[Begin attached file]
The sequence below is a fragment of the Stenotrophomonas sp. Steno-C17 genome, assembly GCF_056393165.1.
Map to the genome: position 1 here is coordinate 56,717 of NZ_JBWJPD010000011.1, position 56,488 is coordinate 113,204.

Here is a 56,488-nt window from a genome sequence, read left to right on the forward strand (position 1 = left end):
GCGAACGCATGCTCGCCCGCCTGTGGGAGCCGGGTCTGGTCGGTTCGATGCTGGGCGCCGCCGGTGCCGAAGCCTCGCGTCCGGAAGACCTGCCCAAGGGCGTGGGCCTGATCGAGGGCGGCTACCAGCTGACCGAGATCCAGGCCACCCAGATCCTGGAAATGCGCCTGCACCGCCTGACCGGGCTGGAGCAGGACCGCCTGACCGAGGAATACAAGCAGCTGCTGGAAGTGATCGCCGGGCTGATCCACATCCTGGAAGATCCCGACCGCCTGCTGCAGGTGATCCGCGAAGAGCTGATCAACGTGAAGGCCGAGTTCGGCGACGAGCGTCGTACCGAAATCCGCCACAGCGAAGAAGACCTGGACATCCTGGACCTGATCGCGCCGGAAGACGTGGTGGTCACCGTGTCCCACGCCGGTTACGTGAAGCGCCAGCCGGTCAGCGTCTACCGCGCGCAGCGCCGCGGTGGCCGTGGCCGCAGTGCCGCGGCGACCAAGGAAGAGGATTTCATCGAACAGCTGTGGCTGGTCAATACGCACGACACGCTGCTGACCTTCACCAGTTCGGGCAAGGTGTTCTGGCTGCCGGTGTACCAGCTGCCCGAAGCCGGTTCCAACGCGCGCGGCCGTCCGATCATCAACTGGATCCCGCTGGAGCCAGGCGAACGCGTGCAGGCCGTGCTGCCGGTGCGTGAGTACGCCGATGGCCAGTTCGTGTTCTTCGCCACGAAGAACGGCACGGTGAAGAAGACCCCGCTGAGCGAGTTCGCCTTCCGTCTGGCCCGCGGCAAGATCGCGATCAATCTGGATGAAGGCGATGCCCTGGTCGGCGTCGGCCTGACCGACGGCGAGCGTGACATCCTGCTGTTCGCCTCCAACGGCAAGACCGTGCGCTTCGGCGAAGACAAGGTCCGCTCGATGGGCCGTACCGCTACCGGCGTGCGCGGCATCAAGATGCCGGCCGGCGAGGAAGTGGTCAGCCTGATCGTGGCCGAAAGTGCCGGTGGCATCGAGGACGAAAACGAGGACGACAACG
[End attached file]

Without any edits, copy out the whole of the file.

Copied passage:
The sequence below is a fragment of the Stenotrophomonas sp. Steno-C17 genome, assembly GCF_056393165.1.
Map to the genome: position 1 here is coordinate 56,717 of NZ_JBWJPD010000011.1, position 56,488 is coordinate 113,204.

Here is a 56,488-nt window from a genome sequence, read left to right on the forward strand (position 1 = left end):
GCGAACGCATGCTCGCCCGCCTGTGGGAGCCGGGTCTGGTCGGTTCGATGCTGGGCGCCGCCGGTGCCGAAGCCTCGCGTCCGGAAGACCTGCCCAAGGGCGTGGGCCTGATCGAGGGCGGCTACCAGCTGACCGAGATCCAGGCCACCCAGATCCTGGAAATGCGCCTGCACCGCCTGACCGGGCTGGAGCAGGACCGCCTGACCGAGGAATACAAGCAGCTGCTGGAAGTGATCGCCGGGCTGATCCACATCCTGGAAGATCCCGACCGCCTGCTGCAGGTGATCCGCGAAGAGCTGATCAACGTGAAGGCCGAGTTCGGCGACGAGCGTCGTACCGAAATCCGCCACAGCGAAGAAGACCTGGACATCCTGGACCTGATCGCGCCGGAAGACGTGGTGGTCACCGTGTCCCACGCCGGTTACGTGAAGCGCCAGCCGGTCAGCGTCTACCGCGCGCAGCGCCGCGGTGGCCGTGGCCGCAGTGCCGCGGCGACCAAGGAAGAGGATTTCATCGAACAGCTGTGGCTGGTCAATACGCACGACACGCTGCTGACCTTCACCAGTTCGGGCAAGGTGTTCTGGCTGCCGGTGTACCAGCTGCCCGAAGCCGGTTCCAACGCGCGCGGCCGTCCGATCATCAACTGGATCCCGCTGGAGCCAGGCGAACGCGTGCAGGCCGTGCTGCCGGTGCGTGAGTACGCCGATGGCCAGTTCGTGTTCTTCGCCACGAAGAACGGCACGGTGAAGAAGACCCCGCTGAGCGAGTTCGCCTTCCGTCTGGCCCGCGGCAAGATCGCGATCAATCTGGATGAAGGCGATGCCCTGGTCGGCGTCGGCCTGACCGACGGCGAGCGTGACATCCTGCTGTTCGCCTCCAACGGCAAGACCGTGCGCTTCGGCGAAGACAAGGTCCGCTCGATGGGCCGTACCGCTACCGGCGTGCGCGGCATCAAGATGCCGGCCGGCGAGGAAGTGGTCAGCCTGATCGTGGCCGAAAGTGCCGGTGGCATCGAGGACGAAAACGAGGACGACAACG